In general, at hotels, lodges, restaurants, etc., a 10% tip is the norm. This assumes that you received service that you consider to be good/friendly/pleasant. If you did not receive good service, then there is no point in tipping. If you received service that you consider goes beyond that which you would normally expect, then you should tip accordingly. A waiter or porter normally earns between $4 and $8 per day, depending upon the establishment (small café or big hotel), so tips in excess of a day’s wage are exceptional, unless they are being shared.

On safaris, it is common practice to tip drivers, guides, porters and other staff if service has been good. Some recommendations for tipping:

Driver/guides:            $10 per client per day
Camps and lodges:        $5 per client per night
Gorilla trekking guides:        $15 per client per trek
Gorilla trekking porters:        $15 per client per trek
National park naturalists:    $10 per client per walk

It is difficult for locals who receive tips in small denominations of US currency to convert to the local currency. It is best to change money into the local currency and obtain small bills. Tipping with the local currency provides the recipients with the most value from your tips. Please do not tip in US$ coins as they cannot be exchanged.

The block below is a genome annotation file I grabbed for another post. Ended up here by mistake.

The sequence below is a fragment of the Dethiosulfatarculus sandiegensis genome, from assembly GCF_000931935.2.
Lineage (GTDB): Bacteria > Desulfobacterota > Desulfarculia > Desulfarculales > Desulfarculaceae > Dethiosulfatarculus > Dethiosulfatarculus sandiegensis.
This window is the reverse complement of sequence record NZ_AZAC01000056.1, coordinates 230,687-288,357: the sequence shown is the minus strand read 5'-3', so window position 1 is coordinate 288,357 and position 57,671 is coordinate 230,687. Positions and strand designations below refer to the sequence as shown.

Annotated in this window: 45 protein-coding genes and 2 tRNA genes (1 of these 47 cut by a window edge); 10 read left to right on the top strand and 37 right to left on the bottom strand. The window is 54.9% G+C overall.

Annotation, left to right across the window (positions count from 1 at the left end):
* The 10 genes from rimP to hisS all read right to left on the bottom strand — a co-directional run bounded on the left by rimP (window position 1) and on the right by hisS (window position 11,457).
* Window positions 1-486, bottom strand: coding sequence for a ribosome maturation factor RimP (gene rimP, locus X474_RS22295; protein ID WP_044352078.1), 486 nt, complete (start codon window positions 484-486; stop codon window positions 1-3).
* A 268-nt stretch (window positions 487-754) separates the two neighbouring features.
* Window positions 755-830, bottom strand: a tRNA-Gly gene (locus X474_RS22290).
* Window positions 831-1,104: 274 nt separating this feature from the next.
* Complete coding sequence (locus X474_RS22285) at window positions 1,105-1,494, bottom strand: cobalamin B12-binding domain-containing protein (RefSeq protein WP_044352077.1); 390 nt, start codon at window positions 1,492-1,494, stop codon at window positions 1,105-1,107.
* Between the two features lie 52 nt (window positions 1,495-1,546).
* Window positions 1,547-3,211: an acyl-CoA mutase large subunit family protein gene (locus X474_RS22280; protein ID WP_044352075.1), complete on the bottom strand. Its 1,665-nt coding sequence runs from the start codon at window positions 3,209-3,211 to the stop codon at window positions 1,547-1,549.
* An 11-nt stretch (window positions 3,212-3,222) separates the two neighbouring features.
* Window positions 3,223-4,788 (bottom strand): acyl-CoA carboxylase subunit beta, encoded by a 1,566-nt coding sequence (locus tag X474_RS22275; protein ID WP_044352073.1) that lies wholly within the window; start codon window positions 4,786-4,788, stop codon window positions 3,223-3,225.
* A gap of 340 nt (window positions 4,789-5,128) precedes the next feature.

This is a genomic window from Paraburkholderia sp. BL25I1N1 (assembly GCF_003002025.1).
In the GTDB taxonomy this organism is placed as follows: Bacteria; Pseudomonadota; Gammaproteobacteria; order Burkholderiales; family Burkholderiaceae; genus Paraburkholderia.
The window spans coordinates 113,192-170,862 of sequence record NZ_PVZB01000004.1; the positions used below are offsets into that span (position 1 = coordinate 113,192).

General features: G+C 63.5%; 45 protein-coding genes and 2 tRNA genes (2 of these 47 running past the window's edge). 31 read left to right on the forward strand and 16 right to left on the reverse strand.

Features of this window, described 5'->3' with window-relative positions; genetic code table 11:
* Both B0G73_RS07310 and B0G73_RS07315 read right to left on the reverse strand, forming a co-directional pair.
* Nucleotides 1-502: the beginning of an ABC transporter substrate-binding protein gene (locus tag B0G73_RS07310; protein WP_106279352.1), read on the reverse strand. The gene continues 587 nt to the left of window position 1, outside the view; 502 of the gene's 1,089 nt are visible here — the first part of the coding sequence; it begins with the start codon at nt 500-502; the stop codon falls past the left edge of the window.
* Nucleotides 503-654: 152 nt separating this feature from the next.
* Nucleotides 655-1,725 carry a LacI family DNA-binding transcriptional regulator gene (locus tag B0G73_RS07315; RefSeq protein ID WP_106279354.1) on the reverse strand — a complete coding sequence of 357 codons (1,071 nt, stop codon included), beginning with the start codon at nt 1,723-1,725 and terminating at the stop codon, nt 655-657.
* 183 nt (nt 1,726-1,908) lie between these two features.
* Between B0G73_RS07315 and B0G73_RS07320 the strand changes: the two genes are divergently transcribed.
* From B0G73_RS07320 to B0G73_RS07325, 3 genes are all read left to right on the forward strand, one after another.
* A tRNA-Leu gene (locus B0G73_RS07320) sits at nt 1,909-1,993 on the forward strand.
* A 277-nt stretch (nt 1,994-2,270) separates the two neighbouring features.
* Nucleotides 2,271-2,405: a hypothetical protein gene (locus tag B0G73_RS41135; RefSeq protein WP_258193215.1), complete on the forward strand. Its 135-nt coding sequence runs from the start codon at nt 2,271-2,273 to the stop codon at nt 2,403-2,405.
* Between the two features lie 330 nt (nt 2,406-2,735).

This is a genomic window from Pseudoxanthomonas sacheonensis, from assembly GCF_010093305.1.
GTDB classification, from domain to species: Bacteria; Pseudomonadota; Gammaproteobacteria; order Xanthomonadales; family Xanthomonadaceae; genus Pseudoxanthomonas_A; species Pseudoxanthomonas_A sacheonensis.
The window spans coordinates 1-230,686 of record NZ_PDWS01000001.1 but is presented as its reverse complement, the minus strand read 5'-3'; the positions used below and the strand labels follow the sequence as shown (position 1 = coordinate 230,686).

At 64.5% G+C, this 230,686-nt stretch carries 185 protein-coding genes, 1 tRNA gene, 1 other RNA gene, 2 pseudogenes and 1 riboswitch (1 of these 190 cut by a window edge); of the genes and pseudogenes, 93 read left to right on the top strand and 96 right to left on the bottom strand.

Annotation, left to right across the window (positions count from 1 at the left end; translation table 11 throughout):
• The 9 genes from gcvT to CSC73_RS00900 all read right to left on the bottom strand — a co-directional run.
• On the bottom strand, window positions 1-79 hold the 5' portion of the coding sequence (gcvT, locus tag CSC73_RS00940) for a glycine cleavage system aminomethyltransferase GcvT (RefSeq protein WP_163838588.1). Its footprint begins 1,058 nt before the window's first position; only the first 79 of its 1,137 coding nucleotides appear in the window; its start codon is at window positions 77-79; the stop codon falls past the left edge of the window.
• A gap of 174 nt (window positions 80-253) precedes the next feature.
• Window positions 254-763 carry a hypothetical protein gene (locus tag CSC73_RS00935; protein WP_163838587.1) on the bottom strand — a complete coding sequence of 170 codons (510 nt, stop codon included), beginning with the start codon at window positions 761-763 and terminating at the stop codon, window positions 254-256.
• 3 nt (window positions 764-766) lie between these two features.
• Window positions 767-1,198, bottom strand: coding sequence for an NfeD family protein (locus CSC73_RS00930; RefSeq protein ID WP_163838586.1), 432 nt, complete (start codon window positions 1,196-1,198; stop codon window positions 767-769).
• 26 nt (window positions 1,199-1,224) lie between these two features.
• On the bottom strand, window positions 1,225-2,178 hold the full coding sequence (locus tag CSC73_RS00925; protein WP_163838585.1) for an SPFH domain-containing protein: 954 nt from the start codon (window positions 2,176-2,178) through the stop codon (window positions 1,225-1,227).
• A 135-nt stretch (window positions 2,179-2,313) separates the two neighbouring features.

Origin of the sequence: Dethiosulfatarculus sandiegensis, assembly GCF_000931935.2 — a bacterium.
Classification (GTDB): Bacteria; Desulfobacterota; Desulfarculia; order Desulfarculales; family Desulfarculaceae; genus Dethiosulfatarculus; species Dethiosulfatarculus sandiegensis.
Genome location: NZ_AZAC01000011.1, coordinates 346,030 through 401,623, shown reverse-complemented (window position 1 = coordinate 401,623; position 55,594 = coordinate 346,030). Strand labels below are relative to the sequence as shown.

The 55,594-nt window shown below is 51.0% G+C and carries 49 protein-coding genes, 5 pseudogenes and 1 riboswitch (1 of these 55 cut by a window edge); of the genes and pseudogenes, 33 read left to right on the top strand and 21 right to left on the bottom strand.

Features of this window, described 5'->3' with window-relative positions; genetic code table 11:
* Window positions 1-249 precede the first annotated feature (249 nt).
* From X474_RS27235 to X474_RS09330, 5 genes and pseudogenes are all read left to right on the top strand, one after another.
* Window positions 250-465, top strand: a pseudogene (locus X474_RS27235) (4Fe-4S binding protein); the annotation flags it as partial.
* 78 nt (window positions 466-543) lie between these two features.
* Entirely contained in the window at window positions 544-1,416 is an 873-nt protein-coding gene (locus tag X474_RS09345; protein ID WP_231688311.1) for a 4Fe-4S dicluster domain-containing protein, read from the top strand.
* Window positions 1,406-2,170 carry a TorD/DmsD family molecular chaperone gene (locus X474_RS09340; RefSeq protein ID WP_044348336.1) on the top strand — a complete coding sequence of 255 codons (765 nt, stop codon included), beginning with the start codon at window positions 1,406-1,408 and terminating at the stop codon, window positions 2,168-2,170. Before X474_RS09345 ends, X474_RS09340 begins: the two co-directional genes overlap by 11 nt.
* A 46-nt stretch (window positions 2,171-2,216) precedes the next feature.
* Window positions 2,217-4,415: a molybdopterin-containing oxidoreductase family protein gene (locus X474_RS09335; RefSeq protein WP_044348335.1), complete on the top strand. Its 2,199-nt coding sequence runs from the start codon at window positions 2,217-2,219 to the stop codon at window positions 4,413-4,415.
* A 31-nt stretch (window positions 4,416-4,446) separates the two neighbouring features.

Money Matters on African Safari

Money Matters
The currency in Kenya is the Kenya shilling, in Uganda is the Uganda shilling, and in Tanzania, the Tanzanian shilling.  The exchange offices in the airports and border crossings have up-to-date exchange rates for all major world currencies, including U.S. dollars.  Most hotels will exchange your currency at moderate premiums, but usually at lower rates than the banks. We suggest that you take cash in US$ or traveler’s cheques in US$ in $20 or $50 denominations. Major credit cards are accepted in East Africa at larger hotels and in some shops in the main cities.

For Uganda: We suggest that you take cash in US$ in $100 or $50. Notes must be dated 2002 or newer and must be in good condition, not torn, etc., or banks will refuse them. Traveler’s cheques are not popular and will receive a very low rate of exchange. Additionally, it will be difficult, if not impossible, to change traveler’s cheques outside of the large cities.

PLEASE NOTE:
It is illegal to exchange money with anyone but a licensed money-changer.
It is an offence to disfigure Kenyan, Tanzanian or Ugandan currency.